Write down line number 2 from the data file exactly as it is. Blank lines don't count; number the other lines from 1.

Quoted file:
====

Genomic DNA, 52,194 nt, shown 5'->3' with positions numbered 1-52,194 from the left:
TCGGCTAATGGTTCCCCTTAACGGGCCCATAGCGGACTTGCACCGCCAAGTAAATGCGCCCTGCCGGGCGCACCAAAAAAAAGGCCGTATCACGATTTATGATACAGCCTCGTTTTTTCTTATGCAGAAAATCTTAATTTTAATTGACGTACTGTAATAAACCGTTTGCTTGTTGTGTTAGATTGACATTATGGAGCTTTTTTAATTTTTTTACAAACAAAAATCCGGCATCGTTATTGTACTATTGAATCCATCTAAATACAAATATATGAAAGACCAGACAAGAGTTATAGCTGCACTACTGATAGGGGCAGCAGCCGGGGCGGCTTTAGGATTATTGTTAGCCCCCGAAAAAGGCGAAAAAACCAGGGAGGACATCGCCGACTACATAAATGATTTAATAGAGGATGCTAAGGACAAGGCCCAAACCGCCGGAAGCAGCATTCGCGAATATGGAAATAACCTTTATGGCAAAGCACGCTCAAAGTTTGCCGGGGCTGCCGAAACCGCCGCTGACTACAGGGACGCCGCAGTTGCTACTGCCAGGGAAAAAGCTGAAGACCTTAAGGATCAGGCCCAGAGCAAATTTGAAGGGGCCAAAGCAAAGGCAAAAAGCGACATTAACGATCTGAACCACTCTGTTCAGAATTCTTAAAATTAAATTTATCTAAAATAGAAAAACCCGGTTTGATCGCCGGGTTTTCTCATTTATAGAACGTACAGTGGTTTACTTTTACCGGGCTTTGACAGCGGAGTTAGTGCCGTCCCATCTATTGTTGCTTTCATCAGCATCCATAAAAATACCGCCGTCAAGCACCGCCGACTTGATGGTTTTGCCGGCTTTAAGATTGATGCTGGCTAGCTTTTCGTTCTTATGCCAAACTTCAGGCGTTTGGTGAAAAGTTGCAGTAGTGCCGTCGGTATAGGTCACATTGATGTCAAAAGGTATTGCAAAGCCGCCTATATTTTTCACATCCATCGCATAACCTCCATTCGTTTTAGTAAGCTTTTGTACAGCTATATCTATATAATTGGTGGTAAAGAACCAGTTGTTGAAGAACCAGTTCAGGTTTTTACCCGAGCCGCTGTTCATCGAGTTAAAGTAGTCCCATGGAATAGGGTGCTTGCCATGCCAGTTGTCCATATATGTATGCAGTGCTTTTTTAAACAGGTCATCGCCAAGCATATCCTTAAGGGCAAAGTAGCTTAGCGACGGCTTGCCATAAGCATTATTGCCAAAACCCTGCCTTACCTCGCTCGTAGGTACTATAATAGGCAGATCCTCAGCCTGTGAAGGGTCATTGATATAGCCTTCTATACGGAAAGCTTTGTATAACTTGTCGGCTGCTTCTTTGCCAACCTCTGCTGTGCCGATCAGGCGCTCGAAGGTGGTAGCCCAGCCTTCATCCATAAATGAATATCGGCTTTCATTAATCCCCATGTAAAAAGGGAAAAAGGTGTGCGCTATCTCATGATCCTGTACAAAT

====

TCGGCTAATGGTTCCCCTTAACGGGCCCATAGCGGACTTGCACCGCCAAGTAAATGCGCCCTGCCGGGCGCACCAAAAAAAAGGCCGTATCACGATTTATGATACAGCCTCGTTTTTTCTTATGCAGAAAATCTTAATTTTAATTGACGTACTGTAATAAACCGTTTGCTTGTTGTGTTAGATTGACATTATGGAGCTTTTTTAATTTTTTTACAAACAAAAATCCGGCATCGTTATTGTACTATTGAATCCATCTAAATACAAATATATGAAAGACCAGACAAGAGTTATAGCTGCACTACTGATAGGGGCAGCAGCCGGGGCGGCTTTAGGATTATTGTTAGCCCCCGAAAAAGGCGAAAAAACCAGGGAGGACATCGCCGACTACATAAATGATTTAATAGAGGATGCTAAGGACAAGGCCCAAACCGCCGGAAGCAGCATTCGCGAATATGGAAATAACCTTTATGGCAAAGCACGCTCAAAGTTTGCCGGGGCTGCCGAAACCGCCGCTGACTACAGGGACGCCGCAGTTGCTACTGCCAGGGAAAAAGCTGAAGACCTTAAGGATCAGGCCCAGAGCAAATTTGAAGGGGCCAAAGCAAAGGCAAAAAGCGACATTAACGATCTGAACCACTCTGTTCAGAATTCTTAAAATTAAATTTATCTAAAATAGAAAAACCCGGTTTGATCGCCGGGTTTTCTCATTTATAGAACGTACAGTGGTTTACTTTTACCGGGCTTTGACAGCGGAGTTAGTGCCGTCCCATCTATTGTTGCTTTCATCAGCATCCATAAAAATACCGCCGTCAAGCACCGCCGACTTGATGGTTTTGCCGGCTTTAAGATTGATGCTGGCTAGCTTTTCGTTCTTATGCCAAACTTCAGGCGTTTGGTGAAAAGTTGCAGTAGTGCCGTCGGTATAGGTCACATTGATGTCAAAAGGTATTGCAAAGCCGCCTATATTTTTCACATCCATCGCATAACCTCCATTCGTTTTAGTAAGCTTTTGTACAGCTATATCTATATAATTGGTGGTAAAGAACCAGTTGTTGAAGAACCAGTTCAGGTTTTTACCCGAGCCGCTGTTCATCGAGTTAAAGTAGTCCCATGGAATAGGGTGCTTGCCATGCCAGTTGTCCATATATGTATGCAGTGCTTTTTTAAACAGGTCATCGCCAAGCATATCCTTAAGGGCAAAGTAGCTTAGCGACGGCTTGCCATAAGCATTATTGCCAAAACCCTGCCTTACCTCGCTCGTAGGTACTATAATAGGCAGATCCTCAGCCTGTGAAGGGTCATTGATATAGCCTTCTATACGGAAAGCTTTGTATAACTTGTCGGCTGCTTCTTTGCCAACCTCTGCTGTGCCGATCAGGCGCTCGAAGGTGGTAGCCCAGCCTTCATCCATAAATGAATATCGGCTTTCATTAATCCCCATGTAAAAAGGGAAAAAGGTGTGCGCTATCTCATGATCCTGTACAAAT